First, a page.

Street Art and The City
Although the street art movement officially began in 1960s Philadelphia, art itself quite literally began in the prehistoric “streets” of Indonesia. Figurative images of animals were painted across walls, identifying and marking ancient communities.
Like art, revolutions also began in the streets where the urban backdrop provided the means to unite individuals and voice their desires for change. Over time, however, artistic expression has become increasingly restricted where prestigious art schools, opulent galleries and extravagant auctions are reserved for the privileged. This is why street art’s presence is so important in our cities: it is not highfalutin, it is accessible by all, and as a result has left a considerable stencil-shaped mark on the almighty art world.
In 2017 graffiti artist Jean-Michel Basquiat’s work Untitled, sold for $110m at Sotheby’s in New York. The provocative enfant terrible of the 1980s became a pioneer of American Expressionism, due to his beginnings as a member of graffiti duo, SAMO (same old shit). Basquiat’s work is not aesthetically pleasing to the eye, but it isn’t intended to be. Although critics will regard the absence of grace as the main downfall of street art, it is exactly the purpose of the movement. Basquiat’s guileless skull intends to evoke the suffering and innocence of a young black man neglected by a racist society; not to brighten the walls of a community centre or alleyway.
Also in 2017, the enigmatic Banksy’s Balloon Girl was named Britain’s favorite artwork, beating the pastoral scenes of Constable’s 1821 painting, The Hay Wain. Outrage ensued amongst art aficionados; how could something that was spray painted beat a Romantic masterpiece?
For a start, street artists like Banksy challenge the way we see privatised public spaces, where images and iconography are reserved solely for advertisement and road signs. It’s not only the subject matter of Banksy’s work that’s politically charged, but the placement of the piece is integral to its message. Ghetto for life was created in the Bronx; a neighbourhood with a large ethnic minority that has long felt the pressures of social and economic injustices. These values are often associated with the derogative term “ghetto”, which Banksy contrasts with a young middle-class boy being served a spray can on a silver platter.
To many non-Bronxites, this image is simply a powerful and humorous satire of street art’s increasing prominence in the esteemed world of fine art. However, when this piece was unveiled on the Melrose wall in the Bronx, it was met with fierce criticism from locals. According to Bronxites, Banksy’s piece only reinforced the cultural stereotypes their community had been trying to overcome for decades. A wound that ran especially deep coming from a white, western and now multi-millionaire accredited artist.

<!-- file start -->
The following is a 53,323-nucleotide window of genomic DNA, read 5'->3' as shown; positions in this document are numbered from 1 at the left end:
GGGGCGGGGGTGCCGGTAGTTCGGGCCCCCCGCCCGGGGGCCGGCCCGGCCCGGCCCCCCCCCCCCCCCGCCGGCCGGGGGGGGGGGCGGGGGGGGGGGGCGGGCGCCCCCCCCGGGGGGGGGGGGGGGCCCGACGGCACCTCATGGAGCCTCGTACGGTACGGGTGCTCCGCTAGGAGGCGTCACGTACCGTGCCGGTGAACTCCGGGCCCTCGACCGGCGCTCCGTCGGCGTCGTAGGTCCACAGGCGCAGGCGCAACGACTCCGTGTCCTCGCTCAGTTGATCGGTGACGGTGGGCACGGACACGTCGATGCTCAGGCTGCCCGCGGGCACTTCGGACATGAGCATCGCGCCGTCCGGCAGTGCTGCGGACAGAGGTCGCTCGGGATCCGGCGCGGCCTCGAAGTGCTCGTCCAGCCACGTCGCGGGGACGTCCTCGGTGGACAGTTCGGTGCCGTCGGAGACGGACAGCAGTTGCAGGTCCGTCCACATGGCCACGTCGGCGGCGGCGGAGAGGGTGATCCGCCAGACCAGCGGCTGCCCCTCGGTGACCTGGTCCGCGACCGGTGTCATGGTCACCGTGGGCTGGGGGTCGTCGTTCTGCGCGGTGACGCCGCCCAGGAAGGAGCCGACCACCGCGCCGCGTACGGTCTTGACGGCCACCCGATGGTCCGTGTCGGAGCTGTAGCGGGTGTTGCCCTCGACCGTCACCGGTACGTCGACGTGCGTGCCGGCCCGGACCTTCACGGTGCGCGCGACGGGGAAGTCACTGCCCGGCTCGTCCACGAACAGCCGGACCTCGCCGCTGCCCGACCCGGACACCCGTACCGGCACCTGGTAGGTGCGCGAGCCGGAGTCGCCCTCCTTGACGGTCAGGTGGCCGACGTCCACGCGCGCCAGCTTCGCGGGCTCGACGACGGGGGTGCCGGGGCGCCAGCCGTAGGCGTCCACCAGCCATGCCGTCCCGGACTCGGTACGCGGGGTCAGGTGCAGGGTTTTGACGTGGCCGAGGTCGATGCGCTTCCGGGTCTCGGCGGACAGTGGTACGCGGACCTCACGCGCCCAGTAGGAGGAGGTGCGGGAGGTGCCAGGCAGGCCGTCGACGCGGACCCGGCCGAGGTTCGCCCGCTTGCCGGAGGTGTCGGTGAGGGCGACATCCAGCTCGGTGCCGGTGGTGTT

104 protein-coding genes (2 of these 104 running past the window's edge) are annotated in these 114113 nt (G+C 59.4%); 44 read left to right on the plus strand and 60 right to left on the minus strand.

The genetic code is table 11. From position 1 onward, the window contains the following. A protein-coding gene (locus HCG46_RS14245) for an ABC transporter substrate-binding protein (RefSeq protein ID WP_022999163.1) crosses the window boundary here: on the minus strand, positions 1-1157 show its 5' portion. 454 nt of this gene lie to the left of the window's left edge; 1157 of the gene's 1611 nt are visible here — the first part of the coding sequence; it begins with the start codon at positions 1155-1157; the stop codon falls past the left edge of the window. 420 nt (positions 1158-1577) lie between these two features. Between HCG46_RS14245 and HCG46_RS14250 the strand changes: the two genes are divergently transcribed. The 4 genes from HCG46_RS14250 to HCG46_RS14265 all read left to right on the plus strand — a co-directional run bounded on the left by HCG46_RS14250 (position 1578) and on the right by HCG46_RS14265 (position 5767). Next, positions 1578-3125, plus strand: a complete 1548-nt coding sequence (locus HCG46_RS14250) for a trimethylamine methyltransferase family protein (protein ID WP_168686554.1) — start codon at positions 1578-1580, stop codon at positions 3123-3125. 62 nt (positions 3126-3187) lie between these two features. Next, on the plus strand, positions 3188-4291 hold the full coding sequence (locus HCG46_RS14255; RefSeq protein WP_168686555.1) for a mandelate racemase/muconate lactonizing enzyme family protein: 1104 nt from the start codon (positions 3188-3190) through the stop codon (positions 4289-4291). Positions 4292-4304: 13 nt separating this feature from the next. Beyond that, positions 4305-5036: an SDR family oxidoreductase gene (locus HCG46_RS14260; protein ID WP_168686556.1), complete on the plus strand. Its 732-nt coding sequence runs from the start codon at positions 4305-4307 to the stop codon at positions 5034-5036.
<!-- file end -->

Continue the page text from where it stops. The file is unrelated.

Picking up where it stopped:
An open dialogue
Although Bronxites were upset by Banksy’s artwork, it did achieve what street art sets out to do: open up a dialogue between communities. This neighbourhood was the centre of international media, but not to report on the latest gang brawl or bloodshed, rather to give a platform to an otherwise dismissed community. Media outlets wanted to know how the work affected locals, resulting in individual voices finally being heard on what the Bronx actually means to Bronxites. Silenced and uncredited citizens were at last able to paint a vibrant and valuable depiction of their neighbourhood, revealing the beauty of a community usually shrouded by an impenetrable mist of preconceptions.
Street art is essential in our increasingly regulated communities, where CCTV, moving adverts and colossal billboards govern our lives. An absence of street art would only reinforce the idea that creative expression and art must also be monitored; ensuring it adheres to Big Brother’s ideal.
Emphasising street art’s importance is what online enterprise, Street Art Cities, does best. With such an extensive archive of international murals and works, viewers are able to appreciate works in the most far-flung corners of the world, at the touch of a button. Such initiatives make individuals more receptive to art in their communities, and the comprehensive maps guide users through either a virtual or physical tour of the area’s best murals. Online marketplace, Artsper, demystifies the process of acquiring works by disregarded urban artists, giving them a vital platform to not only exhibit but also sell their works. In placing street art on the same website as more traditional media such as ‘painting’ and ‘sculpture,’ the movement finally gets the much deserved credibility it lacks in the art world.
Although street art might not have the grandioseness of Romanticism, Artsper and Street Art Cities celebrate its ability to overcome barriers of class, gender, ethnicity and sexuality – which is a lot more than can be said for Constable’s The Hay Wain.
Founded in 2013, Artsper is an online marketplace for contemporary art. Partnering with 1,800 professional art galleries around the world, it makes discovering and acquiring art accessible to all.Learn more